The Corporations Amendment (Deregulatory and Other Measures) Bill 2014 (the “Bill”) proposes to amend the ability of members of a company to call for a general meeting of members (amongst other matters). Currently section 249D of the Corporations Act 2001 (the “Act”) requires that Directors of a company must call and arrange to hold a general meeting of members on the request of:-
(a) members with at least 5% of the votes that may be cast at the general meeting; or
(b) at least 100 members who are entitled to vote at the general meeting.
The Bill proposes to delete the alternative that 100 members may call for a general meeting. The main argument being that 100 is too low a threshold and can lead to unnecessary expense and agitation.
The Senate referred the Bill to the Senate Economics Legislation Committee for inquiry and report by 11 February 2015. Submissions close on 20 January 2015.
The Australian Institute of Company Directors (AICD) and the Governance Institute have both been long time advocates for the removal of the 100 member rule.
The AICD has advocated:-
“The removal of the “100 member rule” would provide a good example of the type of deregulation that would allow business to operate more efficiently, without compromising the fundamental rights of shareholders.
We note that the removal of the 100 member rule would not in any way diminish the existing right of 100 members to raise concerns about the company by requesting that:-
A resolution be placed on the agenda for a company’s general meeting (section 249N(1)(b) of the Act); and/or
The company distributes statements to all of its members about a resolution or a matter that may be properly considered at a general meeting (sections 249P(2)(b) of the Act).
It would also not diminish the right of 5% of members to requisition an extraordinary general meeting (section 249D of the Act), place resolutions on the agenda for the company’s annual general meeting (section 249N(1)(a) of the Act) or request the company to distribute statements to all of its members (sections 249P(2)(a) of the Act).
We [AICD] consider that these provisions protect the rights of small groups of members to express their concerns. In our view, the need to encourage shareholder participation must be balanced against the need to manage the associated costs to the company and, therefore, the body of shareholders as a whole. The right of 100 members to call an extraordinary general meeting does not represent an appropriate balance. This is particularly the case when those who have called an extraordinary general meeting do not expect that the resolutions put forward at the extraordinary general meeting will carry.
The cost to the company of being required to call and convene an extraordinary general meeting can by some accounts range from $500,000 to over $1,000,000……”
The Governance Institute expresses similar sentiments:-
“Governance Institute has, for over a decade, led a campaign against the “100 member rule”, which is open to abuse by special interest groups who threaten to call an extraordinary general meeting (EGM) between AGMs unless the company negotiates on marginal issues that do not have majority shareholder support.
This is a vexatious practice, as it can cost a large listed company such as Telstra many millions of dollars to hold an EGM – a cost to shareholders who do not support the issue of the special interest group.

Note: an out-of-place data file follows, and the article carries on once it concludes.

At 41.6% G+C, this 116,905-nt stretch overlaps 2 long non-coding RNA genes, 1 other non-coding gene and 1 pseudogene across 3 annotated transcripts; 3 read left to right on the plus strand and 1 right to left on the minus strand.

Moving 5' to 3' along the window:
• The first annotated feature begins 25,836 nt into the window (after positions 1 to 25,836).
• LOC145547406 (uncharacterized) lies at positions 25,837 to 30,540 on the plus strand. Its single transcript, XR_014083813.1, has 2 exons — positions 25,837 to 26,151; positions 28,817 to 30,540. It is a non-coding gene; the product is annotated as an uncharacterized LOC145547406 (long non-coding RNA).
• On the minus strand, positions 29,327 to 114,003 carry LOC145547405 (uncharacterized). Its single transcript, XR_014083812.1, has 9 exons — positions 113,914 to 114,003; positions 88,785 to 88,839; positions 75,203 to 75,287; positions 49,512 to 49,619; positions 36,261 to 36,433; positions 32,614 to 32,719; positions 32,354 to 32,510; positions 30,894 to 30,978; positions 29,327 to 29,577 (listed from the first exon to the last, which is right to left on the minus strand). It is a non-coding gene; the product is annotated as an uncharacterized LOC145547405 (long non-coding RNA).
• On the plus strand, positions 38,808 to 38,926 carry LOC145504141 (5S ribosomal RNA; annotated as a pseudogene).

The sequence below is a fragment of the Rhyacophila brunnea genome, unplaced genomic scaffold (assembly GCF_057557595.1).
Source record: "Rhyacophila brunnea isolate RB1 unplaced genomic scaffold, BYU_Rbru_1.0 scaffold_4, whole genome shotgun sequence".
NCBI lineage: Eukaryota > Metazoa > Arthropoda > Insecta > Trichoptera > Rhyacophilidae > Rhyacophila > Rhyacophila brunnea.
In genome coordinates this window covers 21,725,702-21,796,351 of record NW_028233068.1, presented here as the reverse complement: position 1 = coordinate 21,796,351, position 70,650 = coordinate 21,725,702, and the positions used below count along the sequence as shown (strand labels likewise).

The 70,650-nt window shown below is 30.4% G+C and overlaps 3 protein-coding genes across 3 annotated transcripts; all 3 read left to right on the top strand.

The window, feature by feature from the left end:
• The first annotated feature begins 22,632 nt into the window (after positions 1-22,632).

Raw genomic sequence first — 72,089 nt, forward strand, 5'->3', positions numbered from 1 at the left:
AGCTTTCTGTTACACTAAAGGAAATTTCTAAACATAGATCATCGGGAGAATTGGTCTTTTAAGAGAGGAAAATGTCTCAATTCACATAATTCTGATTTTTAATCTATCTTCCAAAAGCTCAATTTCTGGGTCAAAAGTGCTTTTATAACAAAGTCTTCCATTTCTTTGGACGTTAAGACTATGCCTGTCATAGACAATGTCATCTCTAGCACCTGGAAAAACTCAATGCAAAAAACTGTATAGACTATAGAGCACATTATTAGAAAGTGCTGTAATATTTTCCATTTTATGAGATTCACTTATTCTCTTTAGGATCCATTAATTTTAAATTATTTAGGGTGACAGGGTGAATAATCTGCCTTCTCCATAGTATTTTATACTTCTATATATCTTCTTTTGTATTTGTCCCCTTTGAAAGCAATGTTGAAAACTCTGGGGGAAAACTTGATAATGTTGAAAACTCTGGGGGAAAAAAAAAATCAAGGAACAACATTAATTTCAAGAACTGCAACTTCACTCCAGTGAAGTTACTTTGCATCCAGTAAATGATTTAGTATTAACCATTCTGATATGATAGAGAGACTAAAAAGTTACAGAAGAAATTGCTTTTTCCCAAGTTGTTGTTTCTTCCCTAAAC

Shareholder rights are not curtailed by removing the 100 member rule to call a general meeting, shareholders are not disempowered because the bill still allows for groups with 5% of the votes that can be cast to requisition an EGM – ensuring that there is a level of shareholder support before other shareholders are put to the cost of an EGM. Importantly, it also preserves the right of 100 members to put issues on the agenda of the Annual General Meeting (AGM) which is a central plank in a corporate governance framework.”
Some proponents of the removal of the 100 member rule refer to special interest groups such as unions, environmental groups and advocacy groups such as GetUp! who have abused the 100 member rule to draw attention to labour standards, logging and poker machines against the financial interest of shareholders. See our article “Who Runs the Club – The Board/Committee or the Members?” particularly the section under the heading “Woolworths Case”. The Article is in our website. In the Woolworths Case GetUp! as appointed representative of a small number of shareholders sought to amend the Woolworths Limited Constitution to limit Woolworth’s activity with poker machines. GetUp!’s resolution was lost when over 95% of votes were cast against the attempt to limit the poker machine activities.
On the other hand the Age (Melbourne) on 29th December 2014 reported a former Federal Court Judge as saying:-
“As an investor with diverse interests in listed public companies, an active shareholder who has participated in numerous general meetings of such companies….I have a wealth of knowledge and experience in relation to corporate governance issues. I strongly oppose the destruction of the significant shareholder right.”
It will be interesting to see the report of the Senate Economics Legislation Committee inquiries. Submissions can be made to:-
Phone: +61 2 6277 3540
Fax: +61 2 6277 5719
Note: For charities that are companies limited by guarantee and registered with the Australian Charities and Not-for-profits Commission (ACNC) section 249D of the Act does not apply. Section 111L of the Act sets out certain provisions that do not apply to ACNC registered charities which include section 249D. These provisions have been colloquially “turned off”. The matter is currently determined by the ACNC Governance Principles and the charity’s constitution. This will be the subject of a further article.
Date Published: 29 December 2014download article as PDF
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